USSR 1991

USSR 1991

USSR 1991


Suzdal is a magical, almost fairy-tale little town with only 12,000 people.  It is totally enchanting, and I have really enjoyed my time here today.

Like most other days, I woke up early this morning – this time at 6:15am.  The overnight rain had cleared, although it was still overcast.  I decided to make the most of it and go for a long walk as breakfast was not scheduled until 9:00am.  So I headed off from the tourist complex where we are staying over a small bridge nearby that crosses the River Kamenka, and then along some back streets with beautiful little houses with carved facades, past the convent (where we will be dining tonight) and up the hill into the town.

Suzdal is a mass of Russian Orthodox churches with their distinctive onion-shaped domes.  It is a quiet town, with almost every house having a yard, every square centimetre of which is under vegetable cultivation.  The town is especially pretty in its autumn colours, and as the whole town is under a state preservation order for its historic importance, it is abnormally well maintained.

It was wonderful to have a couple of hours to explore on my own, to enjoy the peace of the early morning in this quiet little Russian town, to take the time composing photos of the picturesque surroundings without being hurried, and to able to absorb the exquisite surroundings.  After my time this morning, I really feel I come to know the layout of this town.  I completed a full circuit of the town, including walking along parts of the remains of the earth ramparts around the oldest part of town, and even across the floodplain through a herd of cows at one stage – it was a good opportunity to get really close to the sticky black soil that forms the basis of the district’s agriculture.  I made it back for breakfast with ten minutes to spare just as the heavy rain started falling.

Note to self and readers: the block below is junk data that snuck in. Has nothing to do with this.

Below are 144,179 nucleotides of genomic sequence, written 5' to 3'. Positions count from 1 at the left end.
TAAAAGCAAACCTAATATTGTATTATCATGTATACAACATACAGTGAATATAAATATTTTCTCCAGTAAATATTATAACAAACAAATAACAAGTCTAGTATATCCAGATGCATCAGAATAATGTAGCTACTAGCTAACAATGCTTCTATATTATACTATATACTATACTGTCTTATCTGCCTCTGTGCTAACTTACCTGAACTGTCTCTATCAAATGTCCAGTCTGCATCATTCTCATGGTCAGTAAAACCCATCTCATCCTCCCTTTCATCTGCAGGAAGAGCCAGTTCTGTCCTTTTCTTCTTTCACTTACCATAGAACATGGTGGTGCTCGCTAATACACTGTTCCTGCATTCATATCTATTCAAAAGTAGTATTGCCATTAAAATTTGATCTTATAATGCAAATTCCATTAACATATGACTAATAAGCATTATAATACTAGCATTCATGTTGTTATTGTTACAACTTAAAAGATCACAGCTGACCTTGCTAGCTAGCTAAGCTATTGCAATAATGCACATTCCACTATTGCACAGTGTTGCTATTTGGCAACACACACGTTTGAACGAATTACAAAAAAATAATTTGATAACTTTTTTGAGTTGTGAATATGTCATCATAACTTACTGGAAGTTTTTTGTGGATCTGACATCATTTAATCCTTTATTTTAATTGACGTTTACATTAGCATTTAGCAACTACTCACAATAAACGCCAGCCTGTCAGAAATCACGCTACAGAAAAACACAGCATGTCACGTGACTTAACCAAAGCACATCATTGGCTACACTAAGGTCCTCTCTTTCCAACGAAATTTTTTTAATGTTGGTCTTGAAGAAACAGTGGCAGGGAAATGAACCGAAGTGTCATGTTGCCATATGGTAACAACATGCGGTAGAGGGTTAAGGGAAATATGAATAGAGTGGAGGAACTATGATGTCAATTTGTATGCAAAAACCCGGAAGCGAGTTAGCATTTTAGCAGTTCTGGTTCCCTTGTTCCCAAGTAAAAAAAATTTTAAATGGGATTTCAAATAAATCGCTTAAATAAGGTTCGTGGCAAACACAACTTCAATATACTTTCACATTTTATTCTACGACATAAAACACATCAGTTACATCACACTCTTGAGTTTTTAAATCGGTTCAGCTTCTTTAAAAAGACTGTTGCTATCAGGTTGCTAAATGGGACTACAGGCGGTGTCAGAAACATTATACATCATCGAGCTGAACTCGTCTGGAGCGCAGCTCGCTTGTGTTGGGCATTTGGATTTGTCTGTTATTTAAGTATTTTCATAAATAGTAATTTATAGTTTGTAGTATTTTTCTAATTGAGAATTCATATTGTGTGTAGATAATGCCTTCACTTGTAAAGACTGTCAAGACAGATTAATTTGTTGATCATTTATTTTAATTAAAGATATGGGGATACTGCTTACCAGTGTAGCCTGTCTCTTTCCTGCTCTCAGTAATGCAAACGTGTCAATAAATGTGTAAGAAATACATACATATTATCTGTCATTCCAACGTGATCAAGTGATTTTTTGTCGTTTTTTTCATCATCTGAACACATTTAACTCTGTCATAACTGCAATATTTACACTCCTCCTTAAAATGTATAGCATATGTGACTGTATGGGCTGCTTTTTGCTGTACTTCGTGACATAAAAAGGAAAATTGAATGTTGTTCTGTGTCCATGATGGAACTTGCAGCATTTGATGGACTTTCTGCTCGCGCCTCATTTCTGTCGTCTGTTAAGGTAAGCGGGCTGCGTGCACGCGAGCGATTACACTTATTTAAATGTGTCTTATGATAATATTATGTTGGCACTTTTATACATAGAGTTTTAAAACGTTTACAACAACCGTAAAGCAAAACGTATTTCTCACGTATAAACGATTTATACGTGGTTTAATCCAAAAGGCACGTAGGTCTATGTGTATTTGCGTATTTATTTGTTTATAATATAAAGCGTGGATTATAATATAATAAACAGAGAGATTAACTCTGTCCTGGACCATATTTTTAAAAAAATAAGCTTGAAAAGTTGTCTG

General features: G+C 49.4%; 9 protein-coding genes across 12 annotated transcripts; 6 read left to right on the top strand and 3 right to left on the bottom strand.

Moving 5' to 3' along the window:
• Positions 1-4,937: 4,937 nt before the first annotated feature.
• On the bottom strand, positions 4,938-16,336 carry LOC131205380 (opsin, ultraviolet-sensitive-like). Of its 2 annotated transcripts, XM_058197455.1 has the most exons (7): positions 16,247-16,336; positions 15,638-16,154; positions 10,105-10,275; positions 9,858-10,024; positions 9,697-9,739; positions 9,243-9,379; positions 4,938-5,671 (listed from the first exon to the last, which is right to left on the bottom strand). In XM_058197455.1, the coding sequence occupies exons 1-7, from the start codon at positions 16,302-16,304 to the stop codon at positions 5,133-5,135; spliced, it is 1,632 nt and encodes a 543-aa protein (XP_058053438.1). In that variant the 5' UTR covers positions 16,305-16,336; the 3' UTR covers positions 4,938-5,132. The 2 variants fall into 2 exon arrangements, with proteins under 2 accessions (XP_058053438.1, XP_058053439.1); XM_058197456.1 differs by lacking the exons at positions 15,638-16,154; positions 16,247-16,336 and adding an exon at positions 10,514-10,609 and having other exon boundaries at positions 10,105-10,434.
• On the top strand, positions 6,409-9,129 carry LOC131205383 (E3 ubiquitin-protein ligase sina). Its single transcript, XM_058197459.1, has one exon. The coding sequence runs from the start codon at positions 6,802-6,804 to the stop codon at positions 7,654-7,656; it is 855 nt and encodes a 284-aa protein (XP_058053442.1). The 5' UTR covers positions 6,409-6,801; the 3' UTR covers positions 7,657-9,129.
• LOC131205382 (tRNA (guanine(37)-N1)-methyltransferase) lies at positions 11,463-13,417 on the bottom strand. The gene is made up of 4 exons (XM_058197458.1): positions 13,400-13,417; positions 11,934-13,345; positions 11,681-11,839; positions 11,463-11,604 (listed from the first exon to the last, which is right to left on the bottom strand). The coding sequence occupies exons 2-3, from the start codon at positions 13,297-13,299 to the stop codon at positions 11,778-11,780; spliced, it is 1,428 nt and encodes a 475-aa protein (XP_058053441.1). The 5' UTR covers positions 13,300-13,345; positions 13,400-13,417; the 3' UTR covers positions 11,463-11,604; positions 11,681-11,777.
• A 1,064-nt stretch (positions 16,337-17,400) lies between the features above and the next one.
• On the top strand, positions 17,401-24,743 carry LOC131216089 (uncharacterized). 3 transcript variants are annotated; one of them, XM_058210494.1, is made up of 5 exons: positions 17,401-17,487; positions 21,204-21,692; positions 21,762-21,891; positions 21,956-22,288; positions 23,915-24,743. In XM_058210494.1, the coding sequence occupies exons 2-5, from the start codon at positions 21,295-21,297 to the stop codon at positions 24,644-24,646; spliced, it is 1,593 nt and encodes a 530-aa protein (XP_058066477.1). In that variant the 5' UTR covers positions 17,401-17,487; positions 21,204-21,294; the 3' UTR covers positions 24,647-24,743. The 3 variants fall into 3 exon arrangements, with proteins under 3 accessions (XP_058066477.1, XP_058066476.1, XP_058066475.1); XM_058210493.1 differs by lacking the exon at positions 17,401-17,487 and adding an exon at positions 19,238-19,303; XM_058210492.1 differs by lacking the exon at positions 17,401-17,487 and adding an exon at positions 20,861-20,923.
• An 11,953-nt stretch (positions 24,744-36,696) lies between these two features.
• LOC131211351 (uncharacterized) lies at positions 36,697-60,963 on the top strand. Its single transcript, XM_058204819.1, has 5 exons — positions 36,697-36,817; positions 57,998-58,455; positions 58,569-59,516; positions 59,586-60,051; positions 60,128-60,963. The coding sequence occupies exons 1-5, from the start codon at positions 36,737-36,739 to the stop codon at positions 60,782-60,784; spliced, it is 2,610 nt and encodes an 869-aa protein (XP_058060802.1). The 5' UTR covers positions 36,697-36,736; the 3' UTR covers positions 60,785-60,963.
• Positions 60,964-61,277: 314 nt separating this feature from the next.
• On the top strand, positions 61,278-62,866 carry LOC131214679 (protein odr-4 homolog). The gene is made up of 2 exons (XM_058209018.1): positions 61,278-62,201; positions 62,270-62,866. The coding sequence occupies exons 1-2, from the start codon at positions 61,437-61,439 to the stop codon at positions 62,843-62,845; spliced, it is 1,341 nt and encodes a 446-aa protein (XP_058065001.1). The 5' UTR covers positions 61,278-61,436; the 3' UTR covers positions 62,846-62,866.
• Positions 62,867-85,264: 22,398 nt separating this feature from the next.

The organised tour of Suzdal that we had this morning was a totally different, though equally worthwhile experience.  We began with a visit to the Museum of Wooden Architecture which I had seen from the outside during my walk but had not entered.  The museum is a fairly small group of old, traditional wooden buildings from the surrounding area which have been disassembled, brought together and re-built in the town.  The centrepiece is a beautiful wooden church, or rather two churches, as in this part of Russia they traditionally use a smaller building which is easier to warm up for winter services, the heat simply coming from the bodies of the assembled congregation.  During summer, the museum has working displays of spinning thread and using a tread water wheel, but the “off season” began on 1st October, and so we missed out on these displays by just three days.

Next we walked across the river (using the bridge!) to the Suzdal Kremlin (“kremlin” means fortress), a spectacular collection of white buildings whose centrepiece is a cathedral with blue onion domes topped with gold stars.  As we approached, the sun shone for its one and only time today, and it looked magnificent.  We went inside a room to learn something of the history and significance of icons in the Russian orthodox Church, and then into the cathedral itself which is “neither open nor closed” – which means it remains consecrated but regular services are not held there.  For that reason, it was permitted to take photos inside with permission (and a 10 rouble fee) – normally photography of the ornate interiors of Russian Orthodox churches is forbidden.